These days you can’t say anything about women, disabled people (sorry, ‘people with disabilities’), gays (sorry, ‘LGBTQI +++’), poor folks, foreigners, or anyone else, without being called sexist, handiphobic, homophobic, classist, racist, or any of the other ‘-ists’. Any issues touching on inclusion (ah yes, because that’s what we’re supposed to call ‘diversity’ now) get labeled as ‘politically correct Newspeak’.
But what does it really mean to be “politically correct”? Is it about controlling language and thought? Is it a form of hypocrisy designed to flatter diverse and varied identities without ruffling any feathers in the daily lives of those who experience the reality of discrimination? Could it be a type of neo-conformism that’s supposed to dilute any type of interesting debate and make people feel better? Or could it be the belief that language really does have a role in changing how people think? And that inclusion might mean actually opening our eyes and taking the time to acknowledge the identities of those around us? The EVE webmagazine team takes a closer look.
First things first: is this a legal concept or an ideological vision?
Let’s make sure we’re defining our terms properly
The history of “political correctness” began in 1793 when it was mentioned in the American Supreme Court judgment in the case involving Chishlom v. the State of Georgia. During the proceedings, Justice James Wilson, a signatory to the Declaration of Independence and the First Constitution, made his voice heard when he pointed out the importance of “correctly” interpreting the intentions expressed by the Founding Fathers of the Republic. So being “politically correct” originally meant reading the law to understand what the text intended to achieve, rather than looking at it as a list of procedures.
Politically correct or ideologically orthodox?
The term took on a different meaning during the first half of the twentieth century, with the rise of Marxism-Leninism on one hand and National Socialism on the other: “political correctness” was then synonymous with ideological orthodoxy. On the “left”, the most dogmatic activists were described as “politically correct”… And it wasn’t meant as a compliment!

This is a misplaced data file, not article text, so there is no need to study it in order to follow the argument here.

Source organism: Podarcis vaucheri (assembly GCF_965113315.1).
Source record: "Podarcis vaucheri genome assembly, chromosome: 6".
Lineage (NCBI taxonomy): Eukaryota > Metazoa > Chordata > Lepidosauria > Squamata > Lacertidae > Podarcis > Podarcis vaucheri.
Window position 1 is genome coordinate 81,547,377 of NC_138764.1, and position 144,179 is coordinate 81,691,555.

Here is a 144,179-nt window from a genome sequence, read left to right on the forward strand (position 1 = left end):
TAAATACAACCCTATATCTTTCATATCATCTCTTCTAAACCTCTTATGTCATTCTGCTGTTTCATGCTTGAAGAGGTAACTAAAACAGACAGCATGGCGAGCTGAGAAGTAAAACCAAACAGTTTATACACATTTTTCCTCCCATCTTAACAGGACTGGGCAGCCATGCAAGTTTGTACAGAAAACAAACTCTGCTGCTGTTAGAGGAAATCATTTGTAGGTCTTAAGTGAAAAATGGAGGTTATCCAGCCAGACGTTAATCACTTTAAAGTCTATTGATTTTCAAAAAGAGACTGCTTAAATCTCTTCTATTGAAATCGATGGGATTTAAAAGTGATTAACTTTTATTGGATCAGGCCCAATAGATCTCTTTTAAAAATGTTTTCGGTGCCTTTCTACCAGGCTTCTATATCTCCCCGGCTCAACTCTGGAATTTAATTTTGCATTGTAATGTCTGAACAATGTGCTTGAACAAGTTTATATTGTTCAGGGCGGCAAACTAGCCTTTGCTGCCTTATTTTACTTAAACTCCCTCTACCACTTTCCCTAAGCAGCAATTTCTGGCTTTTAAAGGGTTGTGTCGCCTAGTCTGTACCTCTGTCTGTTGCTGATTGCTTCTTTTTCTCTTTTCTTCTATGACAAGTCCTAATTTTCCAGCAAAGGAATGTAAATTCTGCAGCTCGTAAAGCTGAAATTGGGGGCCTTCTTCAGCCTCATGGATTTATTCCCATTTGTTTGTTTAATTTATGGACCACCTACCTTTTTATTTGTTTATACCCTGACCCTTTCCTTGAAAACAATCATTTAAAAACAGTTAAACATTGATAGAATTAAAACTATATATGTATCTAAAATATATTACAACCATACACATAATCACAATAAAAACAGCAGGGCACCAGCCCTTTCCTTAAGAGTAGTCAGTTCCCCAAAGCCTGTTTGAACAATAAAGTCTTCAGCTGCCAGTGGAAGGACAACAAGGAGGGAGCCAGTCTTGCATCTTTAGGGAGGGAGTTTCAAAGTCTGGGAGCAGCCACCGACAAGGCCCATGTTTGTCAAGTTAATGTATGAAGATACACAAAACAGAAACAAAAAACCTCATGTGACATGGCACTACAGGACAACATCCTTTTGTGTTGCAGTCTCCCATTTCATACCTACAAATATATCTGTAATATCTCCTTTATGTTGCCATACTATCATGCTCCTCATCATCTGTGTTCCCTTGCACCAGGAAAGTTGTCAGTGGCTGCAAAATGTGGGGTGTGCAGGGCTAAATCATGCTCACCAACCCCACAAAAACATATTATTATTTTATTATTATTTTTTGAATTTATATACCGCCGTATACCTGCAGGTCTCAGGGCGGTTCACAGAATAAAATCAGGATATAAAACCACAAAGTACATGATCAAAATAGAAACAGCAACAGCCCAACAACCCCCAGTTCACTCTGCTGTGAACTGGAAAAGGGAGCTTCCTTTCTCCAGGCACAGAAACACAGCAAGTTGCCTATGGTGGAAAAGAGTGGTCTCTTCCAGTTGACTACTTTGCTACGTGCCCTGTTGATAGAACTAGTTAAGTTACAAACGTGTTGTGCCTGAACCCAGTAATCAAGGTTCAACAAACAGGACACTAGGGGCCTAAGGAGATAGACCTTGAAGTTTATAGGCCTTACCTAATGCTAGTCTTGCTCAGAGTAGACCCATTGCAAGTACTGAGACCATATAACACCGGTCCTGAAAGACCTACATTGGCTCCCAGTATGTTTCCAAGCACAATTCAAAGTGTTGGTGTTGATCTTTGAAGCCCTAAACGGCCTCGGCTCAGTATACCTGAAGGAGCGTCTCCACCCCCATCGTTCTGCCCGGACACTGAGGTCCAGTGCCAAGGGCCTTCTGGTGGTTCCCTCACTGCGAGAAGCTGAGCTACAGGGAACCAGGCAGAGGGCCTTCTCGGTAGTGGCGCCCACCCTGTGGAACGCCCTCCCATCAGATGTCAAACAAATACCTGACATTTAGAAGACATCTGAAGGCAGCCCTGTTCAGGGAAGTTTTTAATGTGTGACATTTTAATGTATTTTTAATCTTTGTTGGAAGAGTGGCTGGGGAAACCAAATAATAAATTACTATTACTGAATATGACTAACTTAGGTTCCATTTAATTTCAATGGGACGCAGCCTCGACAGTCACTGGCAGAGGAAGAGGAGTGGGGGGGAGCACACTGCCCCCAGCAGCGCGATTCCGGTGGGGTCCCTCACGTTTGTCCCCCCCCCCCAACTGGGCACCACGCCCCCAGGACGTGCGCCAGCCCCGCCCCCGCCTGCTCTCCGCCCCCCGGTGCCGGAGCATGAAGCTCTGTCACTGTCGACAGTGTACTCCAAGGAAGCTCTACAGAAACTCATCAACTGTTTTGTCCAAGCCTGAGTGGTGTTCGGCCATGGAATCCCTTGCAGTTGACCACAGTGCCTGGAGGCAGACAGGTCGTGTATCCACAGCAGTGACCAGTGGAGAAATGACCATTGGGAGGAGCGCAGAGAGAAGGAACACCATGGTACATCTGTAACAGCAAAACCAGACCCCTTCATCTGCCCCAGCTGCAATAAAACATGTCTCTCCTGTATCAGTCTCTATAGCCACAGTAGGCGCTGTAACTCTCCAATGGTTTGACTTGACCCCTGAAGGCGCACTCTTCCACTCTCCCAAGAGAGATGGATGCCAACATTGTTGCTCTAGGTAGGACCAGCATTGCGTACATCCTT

On the other hand, under the Third Reich, Aryans with the “right opinions” were congratulated. Being “politically correct” was even one of the requirements for obtaining a permit to practice journalism, recalls an excellent Washington Post article that looks back over the history of the expression.
Morality and righteousness under suspicion
The dark days between 1930 and 1940 left a lasting imprint on the expression “politically correct”, which lingered long after the war was over. For example, in 1964 when President Lyndon Johnson presented the main ideas for his “Great Society” program designed to combat poverty, recognize civil rights for minorities, provide access to education and healthcare, and protect the environment, he sought to clarify that he wasn’t talking about political ideology, but about pragmatic measures. From then on, a “good deed” was required to be justified by the interests and benefits expected from it. “Meaning well” is irrelevant, an action must be useful!
Attempts to rehabilitate the political principle of justice
Activists in the fight against discrimination
At the turn of the 1970s, those involved in the fight against racism and sexism became frustrated by when discrimination became separated from politics. For these activists, having to justify what is right makes no sense at all!
“Black feminism” is on the front line of this particular battle, striving to overhaul messages about justice. The author and activist Toni Cade Bambara wants to ensure that “politically correct” is understood as Justice Wilson intended, i.e. it conforms to the democratic American promise that equality policies should be firmly upheld.
The academic world, with the “studies” movement.
Meanwhile, universities began attempting to overhaul the paradigms of thought on inequality by developing a new thematic and interdisciplinary approach: “studies”. Cultural studies, gender studies, ethnic studies, urban studies etc. cover the whole spectrum of each subject, from sociology to economics, through political science, psychology, art and pop culture, space distribution, historiography, etc.
Followers of academic conservatism look suspiciously, if not with an ironic eye, at these “detail” sciences that have produced a host of new concepts: self-fulfilling prophecy, magical thinking, glass ceiling, mental load/thought burden, manterrupting, racialization, intersectionality, invisible disability, ableism, intergenerational, internalization of the stigma, inclusion, and more.